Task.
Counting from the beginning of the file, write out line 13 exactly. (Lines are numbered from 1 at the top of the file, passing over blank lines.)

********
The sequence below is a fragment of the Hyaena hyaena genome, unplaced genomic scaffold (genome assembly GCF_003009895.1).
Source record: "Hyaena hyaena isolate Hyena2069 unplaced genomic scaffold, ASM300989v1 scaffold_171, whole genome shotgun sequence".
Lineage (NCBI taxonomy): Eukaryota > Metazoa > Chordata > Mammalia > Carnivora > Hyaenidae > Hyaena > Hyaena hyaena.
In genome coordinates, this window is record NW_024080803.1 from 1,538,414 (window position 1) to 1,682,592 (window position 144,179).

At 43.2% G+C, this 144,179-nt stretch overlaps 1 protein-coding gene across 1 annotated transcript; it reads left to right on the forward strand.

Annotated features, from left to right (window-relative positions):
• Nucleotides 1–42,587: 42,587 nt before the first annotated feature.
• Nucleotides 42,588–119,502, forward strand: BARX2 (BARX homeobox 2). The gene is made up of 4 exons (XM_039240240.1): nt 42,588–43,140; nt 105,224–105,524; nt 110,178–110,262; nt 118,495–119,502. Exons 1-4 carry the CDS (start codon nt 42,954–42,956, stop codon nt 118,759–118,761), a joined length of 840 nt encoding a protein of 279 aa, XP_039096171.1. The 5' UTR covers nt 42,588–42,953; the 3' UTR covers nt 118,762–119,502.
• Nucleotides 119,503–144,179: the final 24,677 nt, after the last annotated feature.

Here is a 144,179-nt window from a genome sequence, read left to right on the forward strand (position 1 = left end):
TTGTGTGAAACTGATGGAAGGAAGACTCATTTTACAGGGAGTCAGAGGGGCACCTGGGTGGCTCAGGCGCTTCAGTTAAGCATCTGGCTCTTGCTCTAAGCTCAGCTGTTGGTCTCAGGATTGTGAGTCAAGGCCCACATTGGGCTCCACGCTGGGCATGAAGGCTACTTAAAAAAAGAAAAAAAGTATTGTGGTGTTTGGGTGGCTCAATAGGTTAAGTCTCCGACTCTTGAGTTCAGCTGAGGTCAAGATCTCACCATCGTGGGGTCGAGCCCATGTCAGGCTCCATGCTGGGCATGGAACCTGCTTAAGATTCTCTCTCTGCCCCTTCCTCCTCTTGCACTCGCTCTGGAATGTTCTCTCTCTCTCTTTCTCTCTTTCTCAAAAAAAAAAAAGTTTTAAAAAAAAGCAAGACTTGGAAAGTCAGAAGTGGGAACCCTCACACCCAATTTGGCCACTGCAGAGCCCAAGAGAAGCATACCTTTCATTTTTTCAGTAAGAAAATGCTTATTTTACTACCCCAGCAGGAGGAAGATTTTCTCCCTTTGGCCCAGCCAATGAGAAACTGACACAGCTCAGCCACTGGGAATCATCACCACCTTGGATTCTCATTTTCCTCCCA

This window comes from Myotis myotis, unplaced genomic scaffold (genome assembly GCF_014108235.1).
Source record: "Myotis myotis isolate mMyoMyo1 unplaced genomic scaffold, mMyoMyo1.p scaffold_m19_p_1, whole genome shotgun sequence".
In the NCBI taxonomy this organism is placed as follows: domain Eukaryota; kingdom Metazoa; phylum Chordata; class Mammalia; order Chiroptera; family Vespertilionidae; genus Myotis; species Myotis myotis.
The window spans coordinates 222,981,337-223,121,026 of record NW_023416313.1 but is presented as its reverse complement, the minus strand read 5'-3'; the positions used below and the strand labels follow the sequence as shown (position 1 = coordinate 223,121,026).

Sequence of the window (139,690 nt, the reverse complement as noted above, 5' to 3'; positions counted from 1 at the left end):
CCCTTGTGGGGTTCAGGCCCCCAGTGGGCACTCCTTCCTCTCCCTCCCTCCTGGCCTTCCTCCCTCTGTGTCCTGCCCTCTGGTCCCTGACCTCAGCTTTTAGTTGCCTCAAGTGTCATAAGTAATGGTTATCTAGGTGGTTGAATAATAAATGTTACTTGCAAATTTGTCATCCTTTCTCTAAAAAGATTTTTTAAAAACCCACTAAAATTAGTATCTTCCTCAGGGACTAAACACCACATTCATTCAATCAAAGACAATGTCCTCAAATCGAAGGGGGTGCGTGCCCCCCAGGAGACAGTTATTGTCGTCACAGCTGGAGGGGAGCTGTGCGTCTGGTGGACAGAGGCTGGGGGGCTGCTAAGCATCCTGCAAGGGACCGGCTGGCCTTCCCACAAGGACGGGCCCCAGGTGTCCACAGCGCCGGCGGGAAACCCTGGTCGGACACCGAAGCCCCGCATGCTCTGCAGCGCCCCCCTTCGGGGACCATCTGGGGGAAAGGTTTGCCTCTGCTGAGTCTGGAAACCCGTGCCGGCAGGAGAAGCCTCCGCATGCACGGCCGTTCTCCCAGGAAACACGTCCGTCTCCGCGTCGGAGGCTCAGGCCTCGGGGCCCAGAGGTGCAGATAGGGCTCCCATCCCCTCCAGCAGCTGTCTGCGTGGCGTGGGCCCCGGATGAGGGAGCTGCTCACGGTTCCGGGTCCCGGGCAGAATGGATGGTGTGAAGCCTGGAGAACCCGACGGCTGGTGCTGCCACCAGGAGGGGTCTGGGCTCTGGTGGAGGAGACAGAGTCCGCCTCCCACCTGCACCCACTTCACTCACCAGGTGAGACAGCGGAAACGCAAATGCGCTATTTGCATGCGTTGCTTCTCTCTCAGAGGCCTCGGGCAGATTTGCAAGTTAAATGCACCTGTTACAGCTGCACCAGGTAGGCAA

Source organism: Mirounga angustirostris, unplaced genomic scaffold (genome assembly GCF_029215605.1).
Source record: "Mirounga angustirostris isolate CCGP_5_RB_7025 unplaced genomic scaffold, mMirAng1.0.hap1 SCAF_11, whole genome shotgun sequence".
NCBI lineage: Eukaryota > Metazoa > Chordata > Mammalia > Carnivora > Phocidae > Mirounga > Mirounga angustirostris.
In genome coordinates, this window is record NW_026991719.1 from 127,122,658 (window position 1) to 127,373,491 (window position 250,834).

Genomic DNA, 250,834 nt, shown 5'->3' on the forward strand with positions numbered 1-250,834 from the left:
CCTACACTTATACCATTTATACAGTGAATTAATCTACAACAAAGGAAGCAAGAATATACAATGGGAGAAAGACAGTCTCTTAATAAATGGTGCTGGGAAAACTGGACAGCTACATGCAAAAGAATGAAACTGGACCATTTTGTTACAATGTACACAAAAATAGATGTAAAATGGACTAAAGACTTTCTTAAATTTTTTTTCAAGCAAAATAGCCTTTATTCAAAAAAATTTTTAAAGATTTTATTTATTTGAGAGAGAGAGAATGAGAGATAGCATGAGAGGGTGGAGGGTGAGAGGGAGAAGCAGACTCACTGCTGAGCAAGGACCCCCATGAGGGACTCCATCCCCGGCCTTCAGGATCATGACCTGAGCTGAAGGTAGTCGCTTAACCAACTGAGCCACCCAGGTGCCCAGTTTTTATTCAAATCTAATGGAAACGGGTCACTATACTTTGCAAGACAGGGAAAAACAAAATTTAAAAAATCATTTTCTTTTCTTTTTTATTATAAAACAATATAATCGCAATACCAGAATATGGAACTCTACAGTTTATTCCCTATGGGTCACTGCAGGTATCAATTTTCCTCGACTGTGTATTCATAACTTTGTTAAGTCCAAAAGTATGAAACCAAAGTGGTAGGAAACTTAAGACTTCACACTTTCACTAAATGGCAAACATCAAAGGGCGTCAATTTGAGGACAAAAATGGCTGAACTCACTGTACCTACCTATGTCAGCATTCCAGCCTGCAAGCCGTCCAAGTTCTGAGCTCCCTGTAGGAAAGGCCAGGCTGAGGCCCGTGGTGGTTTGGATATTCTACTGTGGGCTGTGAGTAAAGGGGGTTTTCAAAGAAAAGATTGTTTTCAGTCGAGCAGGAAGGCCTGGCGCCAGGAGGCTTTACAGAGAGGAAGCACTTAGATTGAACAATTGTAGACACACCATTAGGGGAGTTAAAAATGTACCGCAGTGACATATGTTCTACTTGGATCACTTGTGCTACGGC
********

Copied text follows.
Source record: "Myotis myotis isolate mMyoMyo1 unplaced genomic scaffold, mMyoMyo1.p scaffold_m19_p_1, whole genome shotgun sequence".